Arthroscopic Diagnosis and Treatment of Osteochondral Talar Lesions Norwich CT

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Malcolm S Edgar, MD
(860) 889-7345
2 Clinic Dr
Norwich, CT
Specialties
Orthopedics
Gender
Male
Education
Graduation Year: 2007

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John Joseph Giacchetto, MD
(860) 889-1116
330 Washington St Ste 320
Norwich, CT
Specialties
Orthopedics
Gender
Male
Education
Medical School: New York Med Coll, Valhalla Ny 10595
Graduation Year: 1983

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John J Giacchetto
(860) 889-1116
330 Washington St
Norwich, CT
Specialty
Orthopedic Surgery

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Thomas C Cherry
(860) 887-2567
18 Oneco St
Norwich, CT
Specialty
Hand Surgery

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William Anthony Wainright, MD
(860) 887-8800
1 Towne Park Plz
Norwich, CT
Specialties
Orthopedics
Gender
Male
Education
Medical School: Umdnj-Robt W Johnson Med Sch, New Brunswick Nj 08901
Graduation Year: 1974

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Thomas J Masterson, MD
(860) 887-5310
Norwich, CT
Specialties
Orthopedics
Gender
Male
Education
Graduation Year: 2007

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Saml Pearce Browning III, MD
(860) 889-3844
5 Case St
Norwich, CT
Specialties
Orthopedics, Hand Surgery
Gender
Male
Education
Medical School: Columbia Univ Coll Of Physicians And Surgeons, New York Ny 10032
Graduation Year: 1954
Hospital
Hospital: William W Backus Hosp, Norwich, Ct

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William Robert Cambridge, MD
(860) 886-8345
28 1/2 Case St
Norwich, CT
Specialties
Orthopedics
Gender
Male
Education
Medical School: Jefferson Med Coll-Thos Jefferson Univ, Philadelphia Pa 19107
Graduation Year: 1980

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Christopher C Glenney, MD
Norwich, CT
Specialties
Orthopedics
Gender
Male
Education
Graduation Year: 2007

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Dr.Daniel Glenney
(860) 889-7345
82 New Park Avenue
North Franklin, CT
Gender
M
Education
Medical School: Tufts Univ Sch Of Med
Year of Graduation: 1981
Speciality
Orthopedic Surgeon
General Information
Hospital: William W Backus Hosp, Norwich, Ct
Accepting New Patients: Yes
RateMD Rating
4.5, out of 5 based on 1, reviews.

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Arthroscopic Diagnosis and Treatment of Osteochondral Talar Lesions

Persistent ankle pain after an ankle sprain could be a sign of a condition called osteochondral lesion of the talus (OLT). The talus is a bone in the ankle between the calcaneus (heel bone) below and the tibia (shin bone) above.

The bottom of the tibia forms a dome over the top of the talus. With OLT, a piece of cartilage from the talus gets pinched by this dome. In more severe cases, a fragment of cartilage breaks off the talus but stays wedged in place. In the worst cases, the fragment is floating free in the joint space.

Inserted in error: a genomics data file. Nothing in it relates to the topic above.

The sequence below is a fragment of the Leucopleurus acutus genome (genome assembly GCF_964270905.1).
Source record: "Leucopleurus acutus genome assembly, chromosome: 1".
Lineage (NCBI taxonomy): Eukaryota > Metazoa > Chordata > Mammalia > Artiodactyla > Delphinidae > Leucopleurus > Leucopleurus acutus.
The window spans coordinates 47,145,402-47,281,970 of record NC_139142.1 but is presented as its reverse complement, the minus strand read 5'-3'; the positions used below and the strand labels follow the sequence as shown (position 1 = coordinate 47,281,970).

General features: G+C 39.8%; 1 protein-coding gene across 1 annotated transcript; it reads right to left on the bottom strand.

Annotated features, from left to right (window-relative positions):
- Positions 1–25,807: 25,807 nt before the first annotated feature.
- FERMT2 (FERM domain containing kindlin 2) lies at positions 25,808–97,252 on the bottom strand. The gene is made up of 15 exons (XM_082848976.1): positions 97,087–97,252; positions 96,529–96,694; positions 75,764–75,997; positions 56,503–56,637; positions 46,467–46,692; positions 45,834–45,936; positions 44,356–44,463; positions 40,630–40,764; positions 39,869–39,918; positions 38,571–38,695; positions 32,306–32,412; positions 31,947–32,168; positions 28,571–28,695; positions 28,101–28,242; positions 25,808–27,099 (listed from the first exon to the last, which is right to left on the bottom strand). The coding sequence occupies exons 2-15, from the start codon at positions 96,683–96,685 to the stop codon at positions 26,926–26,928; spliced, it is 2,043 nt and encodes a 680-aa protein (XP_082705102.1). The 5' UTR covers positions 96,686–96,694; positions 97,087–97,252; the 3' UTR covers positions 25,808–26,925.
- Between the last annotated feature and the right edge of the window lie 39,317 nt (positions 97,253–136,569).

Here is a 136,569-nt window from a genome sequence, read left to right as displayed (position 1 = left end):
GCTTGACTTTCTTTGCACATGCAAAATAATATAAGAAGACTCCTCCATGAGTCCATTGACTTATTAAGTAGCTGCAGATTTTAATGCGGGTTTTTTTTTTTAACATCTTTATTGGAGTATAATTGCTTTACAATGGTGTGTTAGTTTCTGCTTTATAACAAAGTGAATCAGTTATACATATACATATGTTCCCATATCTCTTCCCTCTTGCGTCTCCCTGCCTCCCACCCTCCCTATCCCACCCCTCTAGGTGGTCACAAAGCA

Other terms used to describe OLT include osteochondritis dissecans, transchondral fracture, talar dome fracture, and flake fracture. The condition is fairly uncommon. It is difficult to diagnose using X-rays, MRIs, or CT scans.

The authors of this study used arthroscopy to diagnose and treat OLT. They graded the condition based on severity as Grade I (mild) through Grade IV (severe). Treatment results were compared to see if outcomes were better for milder forms of the condition. Results showed that arthroscopic grading of OLT does predict final outcome after surgery. This is something that cannot be accomplished with X-rays or other more advanced forms of imaging.

Milder lesions without fragmentation had better results. Patients were more likely to have a good-to-excellent outcome without complications if the cartilage was not torn away. They were not able to compare results based on specific surgery done because there were too many different kinds of operations performed.

For example, some patients had holes drilled in the talus where the fragment had broken off. This procedure is called microfracture. It stimulates new growth of fibrocartilage. Other patients had the loose piece of cartilage removed (excision) with smoothing of the bone where the piece was broken off. And some patients had both excision and drilling.

Almost three-fourths of the group had good-to-excellent results. Most were able to return to all preoperative levels of activity. A few patients had complications such as plantar fasciitis, nerve pain or injury, or pain around the puncture wounds where the arthroscope entered through the skin. These problems all disappeared during the first six months of recovery.

Results of treatment did not appear to be linked with age, gender, or the side affected (right or left ankle). Delays between injury and surgery did not seem to make any difference in the final results. Worker's compensation patients did have poorer results compared with those who were not on worker's comp.

Follow-up was for at least five years. So it was possible to see if the long-term results changed over time. They found that more than one-third of the patients had a deterioration of their good results over time. Deep aching and pain with swelling recurred. Limited motion and instability occurred with degeneration of the joint. The reason(s) for this change was unknown.

The authors were unable to provi...

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